Institutions subsidized by the Institute of Public Affairs have included the Iris Academy, which provides free counseling on housing issues, the Center for Women’s Rights, the Nobody’s Children Foundation, the Institute for Patients’ Rights and Health Education, the Helsinki Foundation for Human Rights, the Committee for the Protection of Children’s Rights, and the Misericordia Association, which provides legal assistance to the elderly and physically disabled.


Anti-Drug Plan Unveiled
The government has come up with a program for preventing drug addiction. Minors are the special focus of the program for 2011-2016. This group is particularly vulnerable to substance abuse, according to officials. It includes children and adolescents remaining without parental care, street kids and adolescents with behavioral problems and attention and concentration deficit disorders. The risk group also includes young people requiring special preventive measures to encourage changes in lifestyle and stop them from using drugs—in particular activities designed to raise awareness of the consequences of drug use.

Research shows that 15 percent of school students in Poland have used a drug or other illegal substance at least once.


New Rules on Hiring Foreign Workers
The Ministry of Labor and Social Policy plans to modify the rules for employers hiring workers from Belarus, Georgia, Moldova, Russia and Ukraine. At the moment, Polish employers can easily hire them without much paperwork if the period of employment does not exceed six months during a year. It is enough for a company notify the local employment agency about its intention to hire such a worker. This statement is sent to the foreign worker in question and makes them eligible for a Polish visa.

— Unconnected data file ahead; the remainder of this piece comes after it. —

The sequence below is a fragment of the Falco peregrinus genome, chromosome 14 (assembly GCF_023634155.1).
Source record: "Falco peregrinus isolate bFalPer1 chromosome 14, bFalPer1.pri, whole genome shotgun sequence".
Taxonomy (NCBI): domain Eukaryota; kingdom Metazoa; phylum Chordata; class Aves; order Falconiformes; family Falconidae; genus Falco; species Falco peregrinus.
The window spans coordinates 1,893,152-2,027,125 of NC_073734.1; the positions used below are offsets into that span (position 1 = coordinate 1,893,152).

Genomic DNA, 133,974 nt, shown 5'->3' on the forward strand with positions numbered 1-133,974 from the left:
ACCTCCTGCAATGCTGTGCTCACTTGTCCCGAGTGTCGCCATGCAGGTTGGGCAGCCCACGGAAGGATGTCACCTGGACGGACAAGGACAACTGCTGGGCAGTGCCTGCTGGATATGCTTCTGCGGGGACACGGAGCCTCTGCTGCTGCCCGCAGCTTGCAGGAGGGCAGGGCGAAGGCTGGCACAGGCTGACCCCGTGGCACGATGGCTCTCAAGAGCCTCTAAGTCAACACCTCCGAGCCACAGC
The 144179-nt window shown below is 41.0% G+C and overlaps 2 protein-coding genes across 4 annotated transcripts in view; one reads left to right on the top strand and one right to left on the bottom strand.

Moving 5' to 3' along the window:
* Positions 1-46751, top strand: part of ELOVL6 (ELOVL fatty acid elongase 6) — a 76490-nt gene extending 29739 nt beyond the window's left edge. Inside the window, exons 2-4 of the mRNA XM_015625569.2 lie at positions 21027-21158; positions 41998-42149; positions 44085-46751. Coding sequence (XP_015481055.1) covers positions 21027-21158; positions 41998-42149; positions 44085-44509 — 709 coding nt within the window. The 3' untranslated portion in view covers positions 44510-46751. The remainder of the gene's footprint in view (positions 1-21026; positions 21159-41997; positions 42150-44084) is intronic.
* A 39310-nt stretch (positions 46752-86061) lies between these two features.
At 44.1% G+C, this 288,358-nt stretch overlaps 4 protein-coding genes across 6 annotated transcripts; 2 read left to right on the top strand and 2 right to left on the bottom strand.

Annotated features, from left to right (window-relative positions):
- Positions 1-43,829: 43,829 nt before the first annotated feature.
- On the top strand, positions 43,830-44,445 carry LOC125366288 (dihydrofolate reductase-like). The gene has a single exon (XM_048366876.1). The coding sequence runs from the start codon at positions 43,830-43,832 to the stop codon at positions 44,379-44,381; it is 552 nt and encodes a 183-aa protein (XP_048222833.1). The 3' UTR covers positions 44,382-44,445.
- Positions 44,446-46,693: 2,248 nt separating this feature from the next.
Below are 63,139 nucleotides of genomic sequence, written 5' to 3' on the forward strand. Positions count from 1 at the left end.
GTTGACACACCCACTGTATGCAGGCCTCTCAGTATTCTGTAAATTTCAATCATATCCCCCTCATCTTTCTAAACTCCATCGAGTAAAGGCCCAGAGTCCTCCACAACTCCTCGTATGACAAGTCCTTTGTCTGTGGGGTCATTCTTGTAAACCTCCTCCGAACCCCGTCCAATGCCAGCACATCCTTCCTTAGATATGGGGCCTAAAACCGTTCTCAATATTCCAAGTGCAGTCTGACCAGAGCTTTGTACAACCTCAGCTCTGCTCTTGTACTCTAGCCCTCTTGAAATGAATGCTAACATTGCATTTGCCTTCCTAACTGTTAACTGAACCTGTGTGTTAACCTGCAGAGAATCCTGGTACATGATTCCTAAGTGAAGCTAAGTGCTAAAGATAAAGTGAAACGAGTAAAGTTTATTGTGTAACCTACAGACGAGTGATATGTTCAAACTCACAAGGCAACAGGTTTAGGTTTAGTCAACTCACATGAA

Under the new rules, an employer’s statement will have to include information about the salary offered to the foreign worker. On this basis, the consul making the decision to either issue or refuse the visa will be able to determine if the foreigner will be in a position to pay for their stay in Poland.

In addition, the employer will have to state clearly in this document that they have tried to look for workers in Poland, but have been unable to find a suitable candidate—which explains why they have decided to hire a foreigner. In addition, the statement will also include information that the employer is not behind in paying social security contributions and taxes.

Last year almost 200,000 workers from countries beyond Poland’s eastern border came to work in Poland on the basis of the current, simplified rules governing their arrival. Most of them were Ukrainians.


River Information System Planned
A special information system called River Information Service (RIS) will be introduced on inland waterways in Poland, under a piece of legislation approved by the government. The system is needed to bring Polish regulations in this area in line with EU law.

The RIS is especially needed on international shipping routes, officials say. To begin with, the system will be launched on the Oder River.